• NEVER assume to know what another person might want/think/need.
  • Happiness is possible even in difficult situations.
  • Always be aware of and honor your boundaries, values and needs.
  • Be grateful for LIFE!
  • Sometimes a simple smile makes all the difference.
  • Authentic and compassionate communication is the key.
  • Always speak up if something doesn’t feel right.
  • The truth might hurt – a lot. But holding on to illusions will eventually hurt a lot more!
  • Miracles do happen!

There is no way I could have imagined a year ago what life had in store for me in the past 365 days. And even today I have no clue what’s going to happen a year from today or even tomorrow. But I do know one thing: I will keep making plans. And if life happens to interfere with my plans again, I am prepared to sail with the winds. I survived the storm before and I sure will again! And what’s the fun anyway if I’d know exactly what’s waiting for me next 🙂

 

 

 


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Embracing the VOID

With aloha!A lot of changes have been rumbling through my life lately. An inner urge was calling me to take a trip to Hawaii recently; I listened and set out to look for that “life changing thing” I was hoping to find along the way. Although that ONE thing I had hoped for did not cross my path, many other things kept happening, allowing for a smooth transformational process that I didn’t even realize happening until it was already complete. One that has brought wonderful blessings my way and still continues to do so. While traveling I received messages regarding my purpose, finally allowed myself to see and hear my own truth and to live in alignment with my values, needs and integrity for myself. Never before have I experienced so much clarity about who I really am at my core and what it is that truly matters in my life. Embracing my roots as a strong foundation for authentic self-expression.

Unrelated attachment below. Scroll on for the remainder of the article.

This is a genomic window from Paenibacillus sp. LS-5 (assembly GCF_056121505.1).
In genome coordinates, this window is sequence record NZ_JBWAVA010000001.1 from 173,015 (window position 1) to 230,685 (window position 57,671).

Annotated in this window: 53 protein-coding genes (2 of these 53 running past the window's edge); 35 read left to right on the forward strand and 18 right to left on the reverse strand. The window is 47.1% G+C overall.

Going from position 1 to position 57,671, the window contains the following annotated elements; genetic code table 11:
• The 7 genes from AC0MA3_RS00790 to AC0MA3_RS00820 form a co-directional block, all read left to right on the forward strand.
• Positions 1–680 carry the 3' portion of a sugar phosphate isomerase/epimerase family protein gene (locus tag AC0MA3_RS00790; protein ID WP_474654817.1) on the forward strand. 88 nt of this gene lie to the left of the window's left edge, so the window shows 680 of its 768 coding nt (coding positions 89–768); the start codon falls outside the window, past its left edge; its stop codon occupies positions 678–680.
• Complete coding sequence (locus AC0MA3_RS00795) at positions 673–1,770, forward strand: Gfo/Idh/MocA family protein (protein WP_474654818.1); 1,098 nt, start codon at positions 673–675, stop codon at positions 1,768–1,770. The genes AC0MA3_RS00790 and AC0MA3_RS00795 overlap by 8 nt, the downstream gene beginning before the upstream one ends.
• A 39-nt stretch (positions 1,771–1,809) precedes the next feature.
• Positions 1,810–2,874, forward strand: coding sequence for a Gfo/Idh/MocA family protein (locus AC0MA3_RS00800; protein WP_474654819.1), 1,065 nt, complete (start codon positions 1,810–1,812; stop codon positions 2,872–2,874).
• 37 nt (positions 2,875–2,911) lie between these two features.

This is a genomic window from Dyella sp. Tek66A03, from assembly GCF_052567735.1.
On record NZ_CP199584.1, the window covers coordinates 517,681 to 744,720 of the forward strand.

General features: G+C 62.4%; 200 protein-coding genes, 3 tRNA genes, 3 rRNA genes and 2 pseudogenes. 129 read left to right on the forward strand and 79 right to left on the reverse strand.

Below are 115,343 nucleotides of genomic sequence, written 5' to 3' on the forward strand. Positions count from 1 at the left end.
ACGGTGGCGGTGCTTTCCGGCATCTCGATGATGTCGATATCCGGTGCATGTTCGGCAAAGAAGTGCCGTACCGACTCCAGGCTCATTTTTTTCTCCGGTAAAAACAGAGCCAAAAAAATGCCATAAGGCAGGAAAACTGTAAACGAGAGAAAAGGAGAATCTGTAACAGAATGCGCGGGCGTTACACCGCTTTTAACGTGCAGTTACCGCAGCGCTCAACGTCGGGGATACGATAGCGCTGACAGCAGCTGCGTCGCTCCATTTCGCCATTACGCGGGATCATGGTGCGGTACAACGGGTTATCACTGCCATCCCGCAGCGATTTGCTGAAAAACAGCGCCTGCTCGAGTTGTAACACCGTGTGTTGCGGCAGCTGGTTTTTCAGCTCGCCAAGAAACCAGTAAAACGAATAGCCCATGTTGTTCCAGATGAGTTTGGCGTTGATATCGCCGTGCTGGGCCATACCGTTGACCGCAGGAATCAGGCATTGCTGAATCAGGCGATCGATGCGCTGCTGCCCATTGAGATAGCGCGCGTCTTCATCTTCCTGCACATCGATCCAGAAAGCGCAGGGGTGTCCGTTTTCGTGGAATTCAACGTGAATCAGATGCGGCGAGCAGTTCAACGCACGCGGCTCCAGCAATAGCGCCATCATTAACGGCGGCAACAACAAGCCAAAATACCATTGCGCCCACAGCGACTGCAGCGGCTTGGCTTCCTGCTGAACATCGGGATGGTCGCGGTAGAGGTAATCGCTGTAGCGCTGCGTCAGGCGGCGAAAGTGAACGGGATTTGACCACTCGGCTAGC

And this is where I am now: totally FREE but puzzled by the realization that literally EVERYTHING is possible now! But what does that mean? Sure, I said this many times before – to myself, to friends, to coaching clients. But this is it: endless possibility and I am blown away. Excited, puzzled and confused. Wow, I never knew how challenging it is to really embrace the option of endless possibility without getting trapped in any sort of self-imposed limitations!

Little did I know when I set out on the quest to myself  that it would also lead me to the hardest thing I ever had to do: letting go of  love – for love – for now. I did. It hurts. A lot. Yet it was inevitable and all I can do for now is trust that this is happening for a reason. You can’t lose true love. You might not share your life any more, but that deeply rooted connection at soul level will always be there. And suddenly the concept of endless possibility entails so much more. I am always capable of love regardless of location or the physical presence of my loved one(s). My capability of love is ENDLESS. Of course it is wonderful to be with the one(s) you love. This is not possible for now but I am free to love endlessly anyway. And I do. Always. Letting go of everything to enter the VOID – the only state of mind that allows for endless possibilities to emerge so we can truly experience what “everything is possible” really means.